Note it is quite possible I made a mistake with my arithmatic, as that is something I often do, but the figure of about 7.5 kilowatts is in line with what I already knew.

    Primary energy consumption mostly consists of the thermal energy of burned fossil fuels. That’s all the coal, natural gas, and oil burned to generate electricity and all the oil and other fossil fuels burned for transport, mining, agriculture, etc. There is also a much smaller contribution from renewables. Note that primary energy use counts the thermal energy in coal and not the much smaller amount of electricity that is generated from it. Very roughly, half of Australia’s primary energy use is for electricity generation and the other half is for transportation, industrial and building heating, agriculture, mining, etc.

  6. Thanks for clearing that up, Ronald. So what you are saying is that 23 million people are drawing 7.5 kilowatts 24 hours a day for 365 days per year. The figure this gives, 1,511 billion Kilowatt hours is way too high. Australia’s total electricity consumption at present is around 245 billion kilowatt hours. This would give you an average per person electricity consumption rate of (7.5/6.16) 1.22Kw.

    I actually did that calculation years ago for my factory, but from the total consumption figure from my power bill, at a time when I was working the machines fairly hard and it came to 2.4 Kw 24/365. It could not be determined by the machine name plate times hours in operation as very few machines pull their name plate value continuously. Just the same as a domestic stove will never pull the total of all of its elements (8.5Kw). So have to work back from the only known figure, the total energy consumed.

    Even the 1.22 Kw figure is missleading as it includes industry as well as domestic. It sounds low but when you realise that a family of 4, a household, by that measure would consume 115 Kwhrs per day, which is way too high.

  7. BilB, it is the thermal energy, in the fossil fuels, not the electrical energy that is counted. As our fossil fuel generators are only about one third efficient multiply the 1.22 kilowatt figure by about three to allow for that. And in additon to that there is the energy used by transportation, industry, agriculture, etc. which mostly comes from oil and natural gas.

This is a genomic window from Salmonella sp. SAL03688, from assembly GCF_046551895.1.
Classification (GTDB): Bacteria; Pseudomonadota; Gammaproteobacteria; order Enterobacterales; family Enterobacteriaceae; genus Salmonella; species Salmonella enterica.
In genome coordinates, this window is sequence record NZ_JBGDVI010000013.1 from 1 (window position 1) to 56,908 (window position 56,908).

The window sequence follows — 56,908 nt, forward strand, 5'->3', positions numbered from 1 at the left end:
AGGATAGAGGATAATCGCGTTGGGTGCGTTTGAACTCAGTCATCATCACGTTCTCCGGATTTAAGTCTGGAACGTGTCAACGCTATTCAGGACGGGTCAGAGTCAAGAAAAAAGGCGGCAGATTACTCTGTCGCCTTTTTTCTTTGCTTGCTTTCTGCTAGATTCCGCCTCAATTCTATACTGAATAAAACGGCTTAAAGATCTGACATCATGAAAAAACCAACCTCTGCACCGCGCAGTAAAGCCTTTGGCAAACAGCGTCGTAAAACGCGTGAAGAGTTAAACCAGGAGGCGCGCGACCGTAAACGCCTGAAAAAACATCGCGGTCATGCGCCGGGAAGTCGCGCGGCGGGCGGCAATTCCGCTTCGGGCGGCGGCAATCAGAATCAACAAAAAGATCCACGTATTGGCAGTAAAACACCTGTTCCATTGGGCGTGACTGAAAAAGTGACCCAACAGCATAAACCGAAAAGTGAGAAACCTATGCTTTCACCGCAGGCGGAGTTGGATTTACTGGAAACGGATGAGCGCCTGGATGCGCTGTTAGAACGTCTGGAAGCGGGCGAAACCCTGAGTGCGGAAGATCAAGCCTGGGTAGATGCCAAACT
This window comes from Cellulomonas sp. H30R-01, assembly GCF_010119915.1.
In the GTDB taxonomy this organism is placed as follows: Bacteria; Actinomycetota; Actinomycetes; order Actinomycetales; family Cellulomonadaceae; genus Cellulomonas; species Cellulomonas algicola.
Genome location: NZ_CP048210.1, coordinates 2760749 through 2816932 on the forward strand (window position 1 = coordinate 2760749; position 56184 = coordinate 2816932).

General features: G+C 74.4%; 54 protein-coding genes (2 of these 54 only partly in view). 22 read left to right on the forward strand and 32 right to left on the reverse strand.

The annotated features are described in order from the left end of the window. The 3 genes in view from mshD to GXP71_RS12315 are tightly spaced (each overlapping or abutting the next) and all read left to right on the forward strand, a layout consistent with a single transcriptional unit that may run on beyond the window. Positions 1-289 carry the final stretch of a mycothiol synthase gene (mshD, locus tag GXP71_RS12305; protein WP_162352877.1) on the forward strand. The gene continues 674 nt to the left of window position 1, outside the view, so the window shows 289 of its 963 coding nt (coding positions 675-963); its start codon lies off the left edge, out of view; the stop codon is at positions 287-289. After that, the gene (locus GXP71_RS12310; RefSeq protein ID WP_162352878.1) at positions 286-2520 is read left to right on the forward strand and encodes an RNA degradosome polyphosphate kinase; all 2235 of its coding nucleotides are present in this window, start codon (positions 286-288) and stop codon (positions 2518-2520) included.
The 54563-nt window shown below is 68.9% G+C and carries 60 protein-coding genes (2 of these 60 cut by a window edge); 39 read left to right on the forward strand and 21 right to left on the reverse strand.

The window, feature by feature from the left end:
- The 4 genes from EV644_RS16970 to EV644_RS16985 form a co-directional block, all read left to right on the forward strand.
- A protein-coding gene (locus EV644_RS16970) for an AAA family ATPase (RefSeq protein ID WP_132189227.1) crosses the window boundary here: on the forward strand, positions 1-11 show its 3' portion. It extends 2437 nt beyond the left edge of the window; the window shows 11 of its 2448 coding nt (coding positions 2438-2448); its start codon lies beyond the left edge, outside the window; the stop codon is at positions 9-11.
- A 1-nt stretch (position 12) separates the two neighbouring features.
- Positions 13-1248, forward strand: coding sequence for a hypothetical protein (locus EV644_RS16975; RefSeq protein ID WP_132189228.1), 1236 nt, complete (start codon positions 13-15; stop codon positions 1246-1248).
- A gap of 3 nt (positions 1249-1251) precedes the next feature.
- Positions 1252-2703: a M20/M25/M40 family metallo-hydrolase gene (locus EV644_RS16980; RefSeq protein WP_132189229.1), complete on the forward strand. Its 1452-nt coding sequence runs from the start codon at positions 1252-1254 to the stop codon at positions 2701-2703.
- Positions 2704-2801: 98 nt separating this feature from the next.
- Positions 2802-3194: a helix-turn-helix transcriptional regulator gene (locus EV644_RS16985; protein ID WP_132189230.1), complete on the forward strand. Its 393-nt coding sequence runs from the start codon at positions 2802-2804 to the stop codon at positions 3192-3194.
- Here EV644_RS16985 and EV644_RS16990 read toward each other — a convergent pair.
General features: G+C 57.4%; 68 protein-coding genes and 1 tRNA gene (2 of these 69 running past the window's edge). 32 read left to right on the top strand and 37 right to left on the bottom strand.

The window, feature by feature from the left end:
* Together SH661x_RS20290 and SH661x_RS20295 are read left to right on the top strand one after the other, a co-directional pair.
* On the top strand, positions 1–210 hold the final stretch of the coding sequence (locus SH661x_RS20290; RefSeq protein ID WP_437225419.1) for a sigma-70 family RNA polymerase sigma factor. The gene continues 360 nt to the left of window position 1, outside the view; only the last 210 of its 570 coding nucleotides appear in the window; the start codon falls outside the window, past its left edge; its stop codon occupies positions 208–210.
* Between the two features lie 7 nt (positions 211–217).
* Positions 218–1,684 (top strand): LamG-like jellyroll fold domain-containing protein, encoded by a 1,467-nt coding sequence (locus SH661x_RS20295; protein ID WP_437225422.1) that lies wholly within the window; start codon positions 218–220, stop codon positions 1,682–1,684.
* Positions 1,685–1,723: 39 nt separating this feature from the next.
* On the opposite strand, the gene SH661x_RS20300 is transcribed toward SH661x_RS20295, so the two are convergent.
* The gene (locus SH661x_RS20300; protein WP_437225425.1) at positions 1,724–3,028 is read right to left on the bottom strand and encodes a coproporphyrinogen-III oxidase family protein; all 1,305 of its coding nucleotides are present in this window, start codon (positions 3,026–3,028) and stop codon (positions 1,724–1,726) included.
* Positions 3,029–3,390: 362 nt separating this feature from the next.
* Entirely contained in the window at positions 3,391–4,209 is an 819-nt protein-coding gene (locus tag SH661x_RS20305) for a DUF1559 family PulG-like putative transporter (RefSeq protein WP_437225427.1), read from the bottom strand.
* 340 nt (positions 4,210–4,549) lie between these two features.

8. Ronald your figure is way out of wack on the one hand, and a meaningless metric on the other. While attempting to reconcile your figure with some kind of reality I uncovered some interesting relationships such as that the total motive power of Australia’s commercial aviation fleet is just a little less than Australia’s peak electrical generation capacity. The total rating of all in service electrical appliances is far less, but the total energy rating of the automotive fleet is an astonishingly high figure dwarfing both of those many fold. There is no way other than a detailed survey to determine the total load capacity of industry other than by making assumptions based on the energy content of all of the product produced, but that still does not give a figure for machines in place but not in use.

    The figure you came up with in no way reflects the energy throughput particularly as you specifically excluded transport energy load from it, and it cannot be used to predict changes in the load, as there is over capacity to consume by a factor of around six for domestic, perhaps twenty for industry, perhaps a hundred for transport if it had been included, and I can’t even imagine what that might be for agriculture as the scope there is so broad.

    Apart from that you have not demonstrated your methodology for determining which loads would be included in your database to use for the calculation nor how you arrived at how people would use those loads. Do people turn your light bulbs on all day or turn them off, how many people are using LED bulbs and how many still have incandescent bulbs. What I am saying is that I believe you just plucked a figure out of the air, and it was far from reality.

    The only reasonably accurate method for determining energy useage , and even averaged per person system load (your Kw figure) is to use the knowns of total electricity consumption and total fuel fossil and renewable fuel consumption, then apportioning that out to the population.

    Your “numbers” might have been correctish if they were 7500 Kwhrs for Australian household consumption and 4500 Kwhrs for European households as that is believably close to reality, and that is why I picked up on your figure thinking it was a miss-typing.

  9. BilB, here is the wikipedia article on Primary Energy: